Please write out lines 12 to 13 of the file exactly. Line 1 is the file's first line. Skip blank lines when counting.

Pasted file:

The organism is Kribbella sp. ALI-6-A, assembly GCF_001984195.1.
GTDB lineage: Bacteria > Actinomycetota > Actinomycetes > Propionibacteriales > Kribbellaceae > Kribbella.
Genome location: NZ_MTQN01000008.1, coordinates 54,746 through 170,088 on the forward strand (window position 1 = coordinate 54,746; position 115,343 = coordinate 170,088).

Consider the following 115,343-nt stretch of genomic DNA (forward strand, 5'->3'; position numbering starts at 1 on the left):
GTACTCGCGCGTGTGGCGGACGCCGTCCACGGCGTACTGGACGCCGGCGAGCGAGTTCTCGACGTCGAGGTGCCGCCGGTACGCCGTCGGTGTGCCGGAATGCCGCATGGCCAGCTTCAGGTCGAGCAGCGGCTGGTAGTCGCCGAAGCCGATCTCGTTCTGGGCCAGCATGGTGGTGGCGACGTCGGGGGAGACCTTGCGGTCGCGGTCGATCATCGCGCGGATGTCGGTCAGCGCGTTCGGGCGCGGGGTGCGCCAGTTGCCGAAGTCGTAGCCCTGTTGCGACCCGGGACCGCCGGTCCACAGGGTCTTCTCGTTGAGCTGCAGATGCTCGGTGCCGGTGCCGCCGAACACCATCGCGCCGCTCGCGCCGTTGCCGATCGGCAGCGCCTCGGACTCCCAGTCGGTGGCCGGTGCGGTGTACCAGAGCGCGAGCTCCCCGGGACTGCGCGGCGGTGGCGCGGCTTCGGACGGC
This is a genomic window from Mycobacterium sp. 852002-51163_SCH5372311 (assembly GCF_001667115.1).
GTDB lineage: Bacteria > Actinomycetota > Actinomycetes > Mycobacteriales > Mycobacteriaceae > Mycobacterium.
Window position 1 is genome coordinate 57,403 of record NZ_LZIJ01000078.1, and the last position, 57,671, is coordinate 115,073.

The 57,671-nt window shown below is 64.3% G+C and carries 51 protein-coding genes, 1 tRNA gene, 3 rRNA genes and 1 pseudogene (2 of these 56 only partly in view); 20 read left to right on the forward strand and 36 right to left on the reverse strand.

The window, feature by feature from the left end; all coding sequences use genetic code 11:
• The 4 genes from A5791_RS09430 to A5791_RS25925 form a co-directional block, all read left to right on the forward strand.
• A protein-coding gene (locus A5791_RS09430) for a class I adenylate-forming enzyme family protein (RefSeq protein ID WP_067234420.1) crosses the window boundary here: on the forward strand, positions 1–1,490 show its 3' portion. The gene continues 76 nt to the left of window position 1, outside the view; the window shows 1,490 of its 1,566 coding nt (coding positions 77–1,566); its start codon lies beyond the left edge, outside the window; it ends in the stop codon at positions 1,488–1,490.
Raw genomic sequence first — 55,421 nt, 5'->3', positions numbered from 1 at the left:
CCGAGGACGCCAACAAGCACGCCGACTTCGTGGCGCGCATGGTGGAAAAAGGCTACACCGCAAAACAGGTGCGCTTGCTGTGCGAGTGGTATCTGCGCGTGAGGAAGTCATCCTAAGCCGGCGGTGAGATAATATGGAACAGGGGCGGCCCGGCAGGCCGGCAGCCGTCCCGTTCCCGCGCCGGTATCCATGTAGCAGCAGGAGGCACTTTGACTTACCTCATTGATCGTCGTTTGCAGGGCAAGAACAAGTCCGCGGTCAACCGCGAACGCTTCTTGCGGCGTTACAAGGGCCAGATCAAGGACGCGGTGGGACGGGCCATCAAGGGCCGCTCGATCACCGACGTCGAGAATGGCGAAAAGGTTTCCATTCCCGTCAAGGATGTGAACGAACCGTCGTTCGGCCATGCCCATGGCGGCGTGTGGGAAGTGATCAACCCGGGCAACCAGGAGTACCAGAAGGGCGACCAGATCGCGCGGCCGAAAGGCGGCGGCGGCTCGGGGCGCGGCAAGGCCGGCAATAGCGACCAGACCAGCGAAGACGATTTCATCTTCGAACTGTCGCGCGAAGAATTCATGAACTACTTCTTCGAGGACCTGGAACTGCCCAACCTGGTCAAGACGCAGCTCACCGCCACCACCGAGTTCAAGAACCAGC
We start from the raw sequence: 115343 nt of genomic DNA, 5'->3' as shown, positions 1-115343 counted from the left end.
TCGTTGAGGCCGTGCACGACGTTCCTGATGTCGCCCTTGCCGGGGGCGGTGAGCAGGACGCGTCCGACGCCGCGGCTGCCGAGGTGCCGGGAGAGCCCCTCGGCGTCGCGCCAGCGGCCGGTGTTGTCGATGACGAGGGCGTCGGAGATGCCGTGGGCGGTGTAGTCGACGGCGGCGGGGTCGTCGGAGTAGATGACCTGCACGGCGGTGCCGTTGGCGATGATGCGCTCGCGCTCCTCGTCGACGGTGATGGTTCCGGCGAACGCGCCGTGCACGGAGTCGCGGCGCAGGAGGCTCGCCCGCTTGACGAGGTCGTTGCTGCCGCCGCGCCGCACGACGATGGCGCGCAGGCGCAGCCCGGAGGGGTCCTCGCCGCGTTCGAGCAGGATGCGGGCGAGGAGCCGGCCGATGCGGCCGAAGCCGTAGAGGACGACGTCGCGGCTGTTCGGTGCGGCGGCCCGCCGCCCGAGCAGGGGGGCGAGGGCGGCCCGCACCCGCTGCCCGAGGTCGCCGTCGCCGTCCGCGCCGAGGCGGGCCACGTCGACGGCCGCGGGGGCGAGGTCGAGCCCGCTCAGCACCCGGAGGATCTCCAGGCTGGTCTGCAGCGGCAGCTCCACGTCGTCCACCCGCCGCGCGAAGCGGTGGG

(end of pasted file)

• A protein-coding gene (locus A5791_RS09430) for a class I adenylate-forming enzyme family protein (RefSeq protein ID WP_067234420.1) crosses the window boundary here: on the forward strand, positions 1–1,490 show its 3' portion. The gene continues 76 nt to the left of window position 1, outside the view; the window shows 1,490 of its 1,566 coding nt (coding positions 77–1,566); its start codon lies beyond the left edge, outside the window; it ends in the stop codon at positions 1,488–1,490.
Raw genomic sequence first — 55,421 nt, 5'->3', positions numbered from 1 at the left: